LONDON, March 18 (Reuters) - Egypt’s military has begun shipping arms over the border to Libyan rebels with Washington’s knowledge, The Wall Street Journal reported on Friday.
Quoting U.S. and Libyan rebel officials, the newspaper said the shipments were mostly of small arms such as assault rifles and ammunition.
It appeared to be the first case of an outside government arming the rebel fighters, the newspaper said.
Rebels have been losing ground for days in the face of an advance by forces loyal to Muammar Gaddafi.
The rebels have, however, been buoyed by the decision on Thursday by the United Nations Security Council to authorise air strikes in an attempt to curb Gaddafi’s forces.
The Journal reported that Egyptian weapons transfers began “a few days ago” and are continuing, according to a senior U.S. official.
“There’s no formal U.S. policy or acknowledgement that this is going on,” said the official. But “this is something we have knowledge of”.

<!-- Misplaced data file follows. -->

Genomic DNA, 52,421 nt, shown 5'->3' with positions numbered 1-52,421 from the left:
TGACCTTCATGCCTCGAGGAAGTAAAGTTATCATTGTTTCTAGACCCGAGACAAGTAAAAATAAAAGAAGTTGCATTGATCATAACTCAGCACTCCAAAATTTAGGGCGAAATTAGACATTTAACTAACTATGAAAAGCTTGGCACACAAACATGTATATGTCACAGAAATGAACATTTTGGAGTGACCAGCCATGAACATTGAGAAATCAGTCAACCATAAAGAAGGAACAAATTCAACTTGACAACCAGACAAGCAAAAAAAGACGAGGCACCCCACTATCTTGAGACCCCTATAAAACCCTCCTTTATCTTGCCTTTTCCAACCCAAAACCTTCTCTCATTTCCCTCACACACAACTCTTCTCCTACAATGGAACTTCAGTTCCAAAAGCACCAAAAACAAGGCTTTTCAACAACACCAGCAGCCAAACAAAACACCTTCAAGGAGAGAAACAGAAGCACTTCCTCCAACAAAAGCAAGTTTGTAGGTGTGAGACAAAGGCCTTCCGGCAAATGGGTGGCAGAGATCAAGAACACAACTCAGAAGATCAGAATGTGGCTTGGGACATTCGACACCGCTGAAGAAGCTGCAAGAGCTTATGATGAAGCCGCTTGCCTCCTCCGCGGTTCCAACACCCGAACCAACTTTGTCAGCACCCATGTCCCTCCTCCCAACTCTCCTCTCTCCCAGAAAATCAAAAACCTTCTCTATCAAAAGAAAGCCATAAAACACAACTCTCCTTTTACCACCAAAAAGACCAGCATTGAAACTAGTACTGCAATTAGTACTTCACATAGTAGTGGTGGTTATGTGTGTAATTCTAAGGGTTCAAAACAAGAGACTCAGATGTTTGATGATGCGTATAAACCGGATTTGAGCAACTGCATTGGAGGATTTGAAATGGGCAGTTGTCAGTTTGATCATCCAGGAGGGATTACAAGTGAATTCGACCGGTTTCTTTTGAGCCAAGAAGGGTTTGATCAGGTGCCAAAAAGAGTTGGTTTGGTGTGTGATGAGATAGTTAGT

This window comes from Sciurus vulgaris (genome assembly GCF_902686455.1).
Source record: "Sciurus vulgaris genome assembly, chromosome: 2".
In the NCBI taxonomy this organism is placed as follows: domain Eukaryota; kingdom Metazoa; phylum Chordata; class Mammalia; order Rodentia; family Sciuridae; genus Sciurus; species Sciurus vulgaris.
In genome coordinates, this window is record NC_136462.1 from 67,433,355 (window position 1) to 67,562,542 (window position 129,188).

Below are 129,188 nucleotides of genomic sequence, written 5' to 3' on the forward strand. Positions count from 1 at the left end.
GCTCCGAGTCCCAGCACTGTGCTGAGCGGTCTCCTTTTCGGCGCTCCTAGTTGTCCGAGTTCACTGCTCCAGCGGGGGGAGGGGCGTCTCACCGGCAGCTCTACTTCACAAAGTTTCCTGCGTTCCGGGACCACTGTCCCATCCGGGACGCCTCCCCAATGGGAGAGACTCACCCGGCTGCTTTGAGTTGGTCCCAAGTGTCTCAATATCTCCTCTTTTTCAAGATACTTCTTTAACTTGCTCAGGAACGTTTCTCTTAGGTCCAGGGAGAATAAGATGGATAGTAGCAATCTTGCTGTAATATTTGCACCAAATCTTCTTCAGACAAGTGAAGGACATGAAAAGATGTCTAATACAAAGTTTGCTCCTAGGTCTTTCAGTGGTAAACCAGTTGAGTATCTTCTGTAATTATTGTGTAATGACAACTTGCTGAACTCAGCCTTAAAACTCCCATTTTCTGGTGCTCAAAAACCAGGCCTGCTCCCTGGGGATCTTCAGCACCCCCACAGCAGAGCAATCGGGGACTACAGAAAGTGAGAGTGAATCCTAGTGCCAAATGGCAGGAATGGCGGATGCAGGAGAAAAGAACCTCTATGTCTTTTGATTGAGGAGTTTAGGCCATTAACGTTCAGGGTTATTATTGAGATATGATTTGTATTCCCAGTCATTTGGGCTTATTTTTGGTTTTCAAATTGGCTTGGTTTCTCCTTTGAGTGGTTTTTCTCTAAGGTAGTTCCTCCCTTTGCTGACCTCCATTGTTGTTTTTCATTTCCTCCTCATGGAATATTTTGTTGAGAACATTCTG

There was no official Egyptian confirmation of the shipments, the newspaper said. The Unied States is a major ally and supplier of military aid to Egypt.
“We know the Egyptian military council is helping us, but they can’t be so visible,” said Hani Souflakis, a Libyan businessman in Cairo who has been acting as a rebel liaison with the Egyptian government since the uprising began, according to the newspaper.
“Weapons are getting through,” said Souflakis. “Americans have given the green light to the Egyptians to help. The Americans don’t want to be involved in a direct level, but the Egyptians wouldn’t do it if they didn’t get the green light.”
A spokesman for the rebel government in Benghazi said arms shipments had begun arriving to the rebels but declined to specify where they came from, the Journal said. (Writing by Giles Elgood; editing by Andrew Roche)